By Joshua Jackson
Although his music may not be for everyone, Atlanta-based rapper Future’s dedication should be admired. After the release of three well-received mixtapes, he returned to the retail market with the release of his third album DS2. After the surprisingly poppy sophomore effort in Honest, Future has worked relentlessly over the last year to return to the trap roots he was popularized for, and while the sequel to his mixtape Dirty Sprite may drag a bit, at least he’s back to the formula that works for him.
There’s a hint of irony in this album not being named Honest, as it is arguably Future’s most transparent project. He knows what he knows about the world and for him, that world is a little dark, unforgiving and irredeemable.
As is expected with a Future project, the beats and production are top of the line. Rising producers such as Metro Boomin and Zaytoven lay the groundwork for Future to build off of forming a stable building of synergy between artist and producer. Many of the tracks could serve as the theme song for a party or a night on the town, which is all a part of Future’s repertoire.
There are a copious amount of drug references on this project. There are more than 60 drug-related lyrics made on DS2, which isn’t bad in relation to the 18 songs on the album. But I don’t say this to slight Future or say that things sound repetitive. I say it because the cleverness in how he delivers these references is impressive.
What’s more impressive is that in his last four recent projects, Future has allowed one feature to appear onto DS2. Three mixtapes and not one collaboration up until this last effort shows how deep Future’s library of tracks goes. The one feature? None other than Toronto’s Drake on “Where Ya At.” Even then, Drake ends up sounding more like Future on the track, which says a lot about Future’s influence.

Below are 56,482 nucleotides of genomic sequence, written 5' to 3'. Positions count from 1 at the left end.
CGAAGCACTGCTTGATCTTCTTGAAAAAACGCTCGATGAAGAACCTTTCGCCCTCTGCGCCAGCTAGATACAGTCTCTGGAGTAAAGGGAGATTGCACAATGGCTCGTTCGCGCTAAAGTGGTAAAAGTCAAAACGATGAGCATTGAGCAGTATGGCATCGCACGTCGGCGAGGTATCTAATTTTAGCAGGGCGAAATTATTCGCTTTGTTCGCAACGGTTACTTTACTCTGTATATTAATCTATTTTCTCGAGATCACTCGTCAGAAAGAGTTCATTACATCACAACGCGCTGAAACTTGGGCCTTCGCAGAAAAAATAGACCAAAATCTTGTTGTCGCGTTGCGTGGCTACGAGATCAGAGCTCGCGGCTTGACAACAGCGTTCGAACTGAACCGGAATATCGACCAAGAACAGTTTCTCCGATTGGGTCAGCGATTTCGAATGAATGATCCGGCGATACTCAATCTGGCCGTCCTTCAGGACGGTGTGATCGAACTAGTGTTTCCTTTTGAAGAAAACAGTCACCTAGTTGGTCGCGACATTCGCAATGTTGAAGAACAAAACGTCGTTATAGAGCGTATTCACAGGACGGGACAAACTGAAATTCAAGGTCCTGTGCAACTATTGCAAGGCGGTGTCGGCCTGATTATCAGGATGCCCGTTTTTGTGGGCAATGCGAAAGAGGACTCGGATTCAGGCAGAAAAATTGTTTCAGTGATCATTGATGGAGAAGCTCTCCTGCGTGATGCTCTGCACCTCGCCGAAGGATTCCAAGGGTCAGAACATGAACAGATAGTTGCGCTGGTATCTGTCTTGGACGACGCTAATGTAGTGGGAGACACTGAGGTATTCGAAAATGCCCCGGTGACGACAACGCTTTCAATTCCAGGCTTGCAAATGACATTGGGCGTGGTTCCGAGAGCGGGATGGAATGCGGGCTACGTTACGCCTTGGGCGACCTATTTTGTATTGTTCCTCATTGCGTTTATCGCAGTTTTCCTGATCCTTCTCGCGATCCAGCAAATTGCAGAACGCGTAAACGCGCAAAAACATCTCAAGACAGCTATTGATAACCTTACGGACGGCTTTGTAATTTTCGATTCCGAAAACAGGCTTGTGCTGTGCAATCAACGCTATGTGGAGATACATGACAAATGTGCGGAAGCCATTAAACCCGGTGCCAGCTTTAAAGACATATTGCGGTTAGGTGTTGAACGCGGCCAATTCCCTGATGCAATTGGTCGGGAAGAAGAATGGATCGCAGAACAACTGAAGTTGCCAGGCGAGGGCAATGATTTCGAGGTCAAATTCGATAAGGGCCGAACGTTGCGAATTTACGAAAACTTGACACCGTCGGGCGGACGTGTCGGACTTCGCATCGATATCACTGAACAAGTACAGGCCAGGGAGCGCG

Unfortunately, DS2 does fall short of the bar set by his most recent mixtapes. There’s no one song that can serve as the song that makes people place Future in their top five on this album. If he wasn’t in a listener’s list of favorite artists before, this project won’t be the one to propel him to that level. While everything that should be there is there, the spark that came when he released “Same Damn Time” or “Move That Dope.”
But the man is smart. He speaks on his life post-Ciara and everything else that has happened in the last year of his life. It may be uncomfortable to some, but this trap rapper had a chip to get off of his shoulders with DS2.
Nothing on DS2 really has the five-year longevity one would truly search for in an artist’s project. When the songs come on, they’re nice, but no one is searching for these tracks.
Still, Future is comfortable in his own skin, and that can only lead to better releases after this one. We now know who Future is and how he views the world. We know of his control over trap rap and the Atlanta scene. He has his dedicated fans and a solid discography. What he does now with these facts moving forward will determine just how far into the future people plan on listening to Future.